While I still use the same 5 minute cooling / warming period with my Sonly BSI IMX294CJK sensor camera as my older Sony ICX694ALG sensor, I do allow more soak time before starting imaging of a target.

 

 

John


Edited by jdupton, 24 August 2018 - 08:36 AM.

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#21 John Miele

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Posted 24 August 2018 - 08:46 PM

What do the camera manufacturers say or recommend? If they are silent on the issue then maybe it's not really an issue? My ASI071pro manuals has no warnings about cooling/heating rates. Does anyone with other camera brands have warnings in their manuals?



#22 rkayakr

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Posted 25 August 2018 - 10:28 AM

For events that happen rarely, or not at all, it is difficult to determine if a preventative measure is effective or necessary. For example, I drink beer to keep the Velociraptors away. I say it works well, as we haven't seen any around here. My wife is unconvinced.


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#23 spokeshave

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Posted 25 August 2018 - 11:43 AM

What do the camera manufacturers say or recommend? If they are silent on the issue then maybe it's not really an issue? My ASI071pro manuals has no warnings about cooling/heating rates. Does anyone with other camera brands have warnings in their manuals?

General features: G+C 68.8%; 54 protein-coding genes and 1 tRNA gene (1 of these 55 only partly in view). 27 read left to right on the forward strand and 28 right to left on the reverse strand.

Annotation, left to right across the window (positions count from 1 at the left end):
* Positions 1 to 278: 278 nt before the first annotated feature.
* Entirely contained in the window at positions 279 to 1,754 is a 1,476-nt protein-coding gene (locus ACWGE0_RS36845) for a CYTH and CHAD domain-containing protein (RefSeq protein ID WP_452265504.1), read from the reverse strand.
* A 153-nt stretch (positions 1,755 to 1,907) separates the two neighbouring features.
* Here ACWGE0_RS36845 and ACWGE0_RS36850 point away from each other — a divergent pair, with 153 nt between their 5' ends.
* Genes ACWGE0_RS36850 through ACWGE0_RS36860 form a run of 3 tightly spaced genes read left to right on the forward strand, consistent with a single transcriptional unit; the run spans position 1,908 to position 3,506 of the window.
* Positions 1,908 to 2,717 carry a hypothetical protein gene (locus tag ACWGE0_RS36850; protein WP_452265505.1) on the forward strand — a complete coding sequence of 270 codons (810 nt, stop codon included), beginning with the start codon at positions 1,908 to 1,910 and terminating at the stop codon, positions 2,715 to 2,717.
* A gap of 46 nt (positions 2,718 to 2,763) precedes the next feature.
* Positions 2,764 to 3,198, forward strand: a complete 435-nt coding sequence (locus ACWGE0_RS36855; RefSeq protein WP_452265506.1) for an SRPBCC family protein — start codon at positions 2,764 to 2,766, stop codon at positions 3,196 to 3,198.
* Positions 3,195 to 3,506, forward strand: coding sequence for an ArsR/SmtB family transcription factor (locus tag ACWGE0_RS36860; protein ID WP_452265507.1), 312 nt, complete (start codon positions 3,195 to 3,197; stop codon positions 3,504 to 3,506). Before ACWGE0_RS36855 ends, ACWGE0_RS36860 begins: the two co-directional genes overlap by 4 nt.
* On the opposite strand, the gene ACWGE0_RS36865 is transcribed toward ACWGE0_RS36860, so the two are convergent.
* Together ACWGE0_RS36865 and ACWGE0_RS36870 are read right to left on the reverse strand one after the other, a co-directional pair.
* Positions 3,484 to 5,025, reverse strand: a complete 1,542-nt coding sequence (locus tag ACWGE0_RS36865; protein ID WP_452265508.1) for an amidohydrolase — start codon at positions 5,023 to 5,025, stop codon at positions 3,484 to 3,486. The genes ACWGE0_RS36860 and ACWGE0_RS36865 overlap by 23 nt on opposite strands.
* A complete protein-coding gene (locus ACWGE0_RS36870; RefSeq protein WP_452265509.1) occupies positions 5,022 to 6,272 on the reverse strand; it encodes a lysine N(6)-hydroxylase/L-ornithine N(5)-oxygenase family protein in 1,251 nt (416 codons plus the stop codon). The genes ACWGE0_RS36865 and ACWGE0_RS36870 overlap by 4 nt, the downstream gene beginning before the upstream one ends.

Some do, some don't. Your ASI071 has no warnings because ZWO has built an automatic ramped cool-down routine into its drivers so you can't apply an instant 100% cooling to the sensor. It seems highly unlikely to me that ZWO would go to the trouble to do so just to address a "wive's tale". Most acquisition software has provisions to set the cool-down temperature of the camera. That seems like a bunch of needless coding to address a "wive's tale".

I honestly don't understand the controversy. Thermal shock is a thing. It exists in the world. People have destroyed optics by hitting them with canned air due to thermal shock. I have personally seen a sensor destroyed by thermal shock. So it happens. We astrophotographers tend to be fairly fastidious about caring for our gear. Taking care to properly cool our sensors should be part of that care. For the life of me I can't understand why anyone would recommend otherwise.

Tim
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#24 xiando

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Posted 25 August 2018 - 12:40 PM

Blasting a hot sensor with a jet of nearly liquid propellant is far different than turning on your cooler. In most environments, your peltier would likely fail due to an over-current situation (it itself would suffer from thermal failure due to the thermopile junctions separating) before the sensor IC experiences thermal shock.


Edited by xiando, 25 August 2018 - 12:41 PM.


#25 John Miele

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Posted 25 August 2018 - 06:24 PM

"Your ASI071 has no warnings because ZWO has built an automatic ramped cool-down routine into its drivers so you can't apply an instant 100% cooling to the sensor. It seems highly unlikely to me that ZWO would go to the trouble to do so just to address a "wive's tale". Most acquisition software has provisions to set the cool-down temperature of the camera. That seems like a bunch of needless coding to address a "wive's tale".
 

Ok. Now that reasoning does make sense...John